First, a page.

Justin Chenette poses outside the Journal Tribune. A Maine Examiner report shows Chenette gave the paper more than $4,500 in taxpayer funds for advertising for his Senate campaign in 2016. Chenette also sells advertising for the paper. The Journal Tribune did not respond to questions about the nature of the advertising or if Chenette was paid a commission for the advertising he appears to have sold to himself. Photo courtesy Justin Chenette’s Facebook page.
SACO – Senator Justin Chenette of Saco is fond of making statements about fighting the influence of money in politics or speaking about the improper use of money in Maine elections, but documents reviewed by Maine Examiner raise questions about Chenette’s use of taxpayer money for his campaign and the possibility of unethical personal benefits Chenette may have received from his use of taxpayer funds for his State Senate campaign.
Chenette, a first term Democrat Senator, is known for emphatic speeches framing himself as the virtuous watchdog over the interests of the people of Maine and appearing ready to fight any battle that can draw attention to issues of campaign finance, and as a result, to himself.
But documents reviewed by Maine Examiner show that in the 2016 campaign cycle, Chenette used taxpayer funds to purchase advertising from his private sector employer, the Journal Tribune, to support his own candidacy for Maine Senate.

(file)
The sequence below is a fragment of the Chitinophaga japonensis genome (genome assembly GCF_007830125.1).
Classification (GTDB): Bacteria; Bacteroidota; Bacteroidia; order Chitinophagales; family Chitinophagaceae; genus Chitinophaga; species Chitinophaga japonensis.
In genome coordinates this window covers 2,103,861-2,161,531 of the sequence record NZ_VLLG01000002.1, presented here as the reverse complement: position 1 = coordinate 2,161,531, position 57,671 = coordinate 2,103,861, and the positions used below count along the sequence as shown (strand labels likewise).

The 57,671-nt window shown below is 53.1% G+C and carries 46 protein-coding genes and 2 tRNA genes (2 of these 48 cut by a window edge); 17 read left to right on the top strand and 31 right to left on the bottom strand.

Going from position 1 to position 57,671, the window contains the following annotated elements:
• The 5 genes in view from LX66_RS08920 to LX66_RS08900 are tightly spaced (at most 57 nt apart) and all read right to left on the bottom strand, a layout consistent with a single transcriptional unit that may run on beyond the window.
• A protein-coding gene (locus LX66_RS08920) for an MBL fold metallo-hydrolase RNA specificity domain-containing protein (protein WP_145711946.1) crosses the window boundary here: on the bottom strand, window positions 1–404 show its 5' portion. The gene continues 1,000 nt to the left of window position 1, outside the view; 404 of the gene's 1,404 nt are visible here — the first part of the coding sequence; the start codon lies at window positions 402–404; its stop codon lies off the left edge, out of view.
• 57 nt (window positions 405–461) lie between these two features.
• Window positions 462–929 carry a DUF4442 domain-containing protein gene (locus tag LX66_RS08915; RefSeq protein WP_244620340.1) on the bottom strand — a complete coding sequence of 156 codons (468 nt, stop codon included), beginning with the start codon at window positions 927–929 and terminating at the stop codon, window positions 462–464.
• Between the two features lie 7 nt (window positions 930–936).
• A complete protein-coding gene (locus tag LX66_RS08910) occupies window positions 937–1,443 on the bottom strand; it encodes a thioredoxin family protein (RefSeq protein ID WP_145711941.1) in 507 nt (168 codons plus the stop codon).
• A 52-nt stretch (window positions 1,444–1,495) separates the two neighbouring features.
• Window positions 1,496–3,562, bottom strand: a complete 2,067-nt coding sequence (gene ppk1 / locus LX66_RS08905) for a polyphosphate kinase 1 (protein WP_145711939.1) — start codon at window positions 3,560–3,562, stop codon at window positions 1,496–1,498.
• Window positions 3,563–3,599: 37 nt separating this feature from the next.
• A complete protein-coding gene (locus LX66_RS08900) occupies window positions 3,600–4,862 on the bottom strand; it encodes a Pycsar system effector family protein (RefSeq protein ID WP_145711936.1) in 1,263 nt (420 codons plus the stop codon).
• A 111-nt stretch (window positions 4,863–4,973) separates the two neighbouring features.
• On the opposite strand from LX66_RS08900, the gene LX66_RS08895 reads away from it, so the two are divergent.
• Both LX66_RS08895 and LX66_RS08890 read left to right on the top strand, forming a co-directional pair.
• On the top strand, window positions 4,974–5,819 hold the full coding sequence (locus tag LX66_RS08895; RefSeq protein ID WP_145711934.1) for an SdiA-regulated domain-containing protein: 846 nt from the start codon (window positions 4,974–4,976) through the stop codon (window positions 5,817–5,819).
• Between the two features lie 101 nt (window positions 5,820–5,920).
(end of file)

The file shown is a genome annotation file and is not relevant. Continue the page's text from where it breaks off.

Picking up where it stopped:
The transactions, discovered in filings with the Maine Ethics Commission, show Chenette purchasing nearly $4,500 in advertising from the Journal Tribune, which bills itself as York County’s only daily newspaper. Chenette is the sole Digital Advertising Executive for the paper and has promoted himself as being available to sell customers print, digital and other services at the paper on his personal Facebook page.
Recent online job postings indicate that advertising jobs such as Chenette’s at the Journal Tribune are paid a commission on sales.
Taxpayer Funds Spent By Justin Chenette On His 2016 Campaign
The Journal Tribune did not respond to an inquiry about the details of Chenette’s taxpayer funded advertising or any commissions Chenette was paid for “selling” advertising to his Senate campaign as a Journal Tribune representative.
Sources speaking on condition of anonymity have indicated they are aware of Chenette profiting from the sale of ads to his own campaign.
Maine Examiner waited three days for an official response before publishing this story.
A review of state laws and ethics guidance for the use of taxpayer money on political campaigns provides instruction to candidates using taxpayer money on avoiding personal benefit from the use of public funds in some cases, but does not appear to specifically address the potential of a candidate being paid a commission for buying advertising from themself at their sales job.
The guidance also does not specifically address the scenario of a candidate paying their employer with taxpayer money unless they are a sole proprietor or top executive of that company.